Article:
The connection between education and career is a significant priority for students. According to the 2017 Freshman Survey, published by the Cooperative Institutional Research Program (co-ordinated by the Higher Educational Research Institute at UCLA), 85% of entering students are motivated to attend college by the opportunity to secure a better job following graduation. Economic factors are increasingly becoming the primary driver of college participation.
While most students have access to career services, those who are juggling work, school and extracurricular activities often find it difficult to find the time to access them. Consequently, universities, in particular career services, must find ways to meet students where they are – in the classroom.
In March of this year, career professionals from 16 countries came together in Toronto for the Global Career Services Summit. Integrating career into the curriculum was a hot topic. This blog will share advice on how to do this at your institution based on the conversations that took place.
Creating a shared language
As career professionals, we must remember that curriculum is the purview of faculty. An effective way to influence our faculty colleagues is through a thorough well-reasoned paper highlighting as much relevant data as possible. At the University of Kansas (KU), we reviewed the relevant literature and leveraged professional experience to create the KU Employability Curriculum. The KU Employability Curriculum is a plan to guide students toward lifetime employability that is founded upon previous academic and practical work, with examples. The KU Employability Curriculum provides a framework for faculty and career professionals to follow when examining and discussing how best to prepare students for post-graduate professional outcomes.
“How often have career services professionals heard from faculty members, “Teaching career or employability is not my job.”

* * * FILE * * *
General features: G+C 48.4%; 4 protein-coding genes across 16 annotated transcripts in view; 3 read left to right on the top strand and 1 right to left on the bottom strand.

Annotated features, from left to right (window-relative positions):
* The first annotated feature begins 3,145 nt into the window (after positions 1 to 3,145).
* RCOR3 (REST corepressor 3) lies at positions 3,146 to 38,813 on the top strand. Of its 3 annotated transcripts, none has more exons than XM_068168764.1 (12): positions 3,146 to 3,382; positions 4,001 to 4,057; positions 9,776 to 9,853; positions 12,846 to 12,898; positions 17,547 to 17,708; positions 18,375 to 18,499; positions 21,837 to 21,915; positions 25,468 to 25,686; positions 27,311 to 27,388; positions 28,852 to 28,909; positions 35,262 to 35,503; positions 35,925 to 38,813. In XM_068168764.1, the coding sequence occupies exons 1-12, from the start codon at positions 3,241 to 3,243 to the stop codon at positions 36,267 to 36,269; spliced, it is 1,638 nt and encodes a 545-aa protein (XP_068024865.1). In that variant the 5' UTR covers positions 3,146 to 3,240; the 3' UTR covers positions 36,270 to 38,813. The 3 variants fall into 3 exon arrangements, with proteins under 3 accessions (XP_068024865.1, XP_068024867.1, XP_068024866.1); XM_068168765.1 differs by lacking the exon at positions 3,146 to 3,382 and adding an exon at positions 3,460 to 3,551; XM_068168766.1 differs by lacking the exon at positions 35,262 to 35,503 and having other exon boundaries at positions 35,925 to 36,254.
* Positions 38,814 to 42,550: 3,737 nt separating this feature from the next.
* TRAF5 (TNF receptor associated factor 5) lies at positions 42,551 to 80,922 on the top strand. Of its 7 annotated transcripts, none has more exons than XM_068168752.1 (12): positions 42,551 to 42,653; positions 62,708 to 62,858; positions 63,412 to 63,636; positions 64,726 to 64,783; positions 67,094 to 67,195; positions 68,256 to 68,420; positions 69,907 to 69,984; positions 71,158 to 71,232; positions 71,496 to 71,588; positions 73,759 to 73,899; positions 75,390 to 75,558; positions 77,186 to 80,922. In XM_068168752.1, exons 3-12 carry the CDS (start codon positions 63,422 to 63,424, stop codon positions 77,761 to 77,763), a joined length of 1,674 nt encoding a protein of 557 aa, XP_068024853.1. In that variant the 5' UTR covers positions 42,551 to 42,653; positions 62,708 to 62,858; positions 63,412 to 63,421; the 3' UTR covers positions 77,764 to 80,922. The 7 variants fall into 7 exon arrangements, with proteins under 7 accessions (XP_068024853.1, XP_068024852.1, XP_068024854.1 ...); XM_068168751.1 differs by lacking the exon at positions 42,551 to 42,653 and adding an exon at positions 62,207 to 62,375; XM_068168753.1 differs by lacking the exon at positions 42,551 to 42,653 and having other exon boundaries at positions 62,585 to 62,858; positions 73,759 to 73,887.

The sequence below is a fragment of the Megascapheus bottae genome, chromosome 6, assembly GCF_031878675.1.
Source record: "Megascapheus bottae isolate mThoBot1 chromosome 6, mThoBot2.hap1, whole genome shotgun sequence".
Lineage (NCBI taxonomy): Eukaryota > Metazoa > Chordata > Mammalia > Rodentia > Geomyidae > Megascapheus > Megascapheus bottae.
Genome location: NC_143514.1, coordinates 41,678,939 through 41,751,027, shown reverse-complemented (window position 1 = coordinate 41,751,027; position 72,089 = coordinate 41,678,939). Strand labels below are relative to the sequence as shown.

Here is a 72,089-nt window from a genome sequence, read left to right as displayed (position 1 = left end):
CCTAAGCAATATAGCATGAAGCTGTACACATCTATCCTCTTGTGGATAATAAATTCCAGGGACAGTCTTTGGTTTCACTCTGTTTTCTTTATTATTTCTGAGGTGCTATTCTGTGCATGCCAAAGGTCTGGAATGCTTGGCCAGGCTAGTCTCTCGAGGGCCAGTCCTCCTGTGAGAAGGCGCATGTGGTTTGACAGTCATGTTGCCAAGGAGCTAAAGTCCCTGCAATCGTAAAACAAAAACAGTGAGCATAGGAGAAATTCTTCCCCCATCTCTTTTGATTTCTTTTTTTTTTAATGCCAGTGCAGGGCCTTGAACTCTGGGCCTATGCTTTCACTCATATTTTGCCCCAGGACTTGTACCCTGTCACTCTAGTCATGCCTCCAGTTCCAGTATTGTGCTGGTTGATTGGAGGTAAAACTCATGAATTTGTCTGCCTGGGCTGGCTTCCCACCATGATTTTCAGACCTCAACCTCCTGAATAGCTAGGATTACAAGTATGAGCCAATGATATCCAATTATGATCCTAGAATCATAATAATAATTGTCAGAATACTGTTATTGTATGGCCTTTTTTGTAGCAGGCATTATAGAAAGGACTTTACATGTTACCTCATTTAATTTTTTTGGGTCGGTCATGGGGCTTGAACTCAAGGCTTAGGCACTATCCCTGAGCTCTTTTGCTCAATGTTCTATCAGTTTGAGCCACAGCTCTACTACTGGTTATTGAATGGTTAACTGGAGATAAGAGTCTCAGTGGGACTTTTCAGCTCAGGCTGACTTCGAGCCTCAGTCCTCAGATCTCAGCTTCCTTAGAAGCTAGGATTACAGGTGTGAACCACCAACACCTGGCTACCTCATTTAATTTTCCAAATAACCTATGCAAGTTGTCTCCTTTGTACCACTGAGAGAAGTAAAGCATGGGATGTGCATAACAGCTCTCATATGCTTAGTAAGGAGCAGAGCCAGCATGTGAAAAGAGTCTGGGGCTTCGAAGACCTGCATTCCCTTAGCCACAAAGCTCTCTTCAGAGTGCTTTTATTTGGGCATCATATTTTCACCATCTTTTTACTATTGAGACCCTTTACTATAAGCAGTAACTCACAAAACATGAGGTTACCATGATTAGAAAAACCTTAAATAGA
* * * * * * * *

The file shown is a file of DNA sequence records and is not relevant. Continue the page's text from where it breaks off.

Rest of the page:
The creation of a career or employability model creates a shared language around career for your institution. Once this has been established, campus career professionals can create learning outcomes for each dimension or competency included in the model. This step is important as it ties campus partners together to further the discussion of integrating career into the curriculum.
How often have career services professionals heard from faculty members, “Teaching career or employability is not my job.” Kate Daubney, King’s College London, shared at the Global Career Services Summit that instead of beginning conversations with faculty by asking them to include employability in their courses, we should help them identify what in their courses already contributes to the career success of students. Once we identify and categorize these points of employability, faculty members have fewer concerns over additional work preparing course content. Also, identifying existing career content addresses the belief that career content is irrelevant to their course or the perception that career content will result in a reduction in academic rigour.
It is important for career professionals to take time to creatively prepare for and have conversations with faculty members about integrating career into the formal curriculum. This might include offering examples of in-class assignments that faculty can use with students or connecting learning outcomes from career competencies with faculty members’ course content.
There are many ways institutions can leverage career courses. They can be specific to a field of study or they can be more general in nature. A growing number of institutions are creating career courses that are taught and administered by the career centre. Traditionally, career courses have been in person and focused on career exploration or job search. A growing number of career courses are being offered online through platforms such as Blackboard and Canvas to address student limitations regarding availability. Work with instructors and designers to include the institutional career model as individual courses are created and administered.
Career services professionals should be the career experts on campus, and that should include how career fits into the curriculum, particularly since the majority of students attend college for career reasons.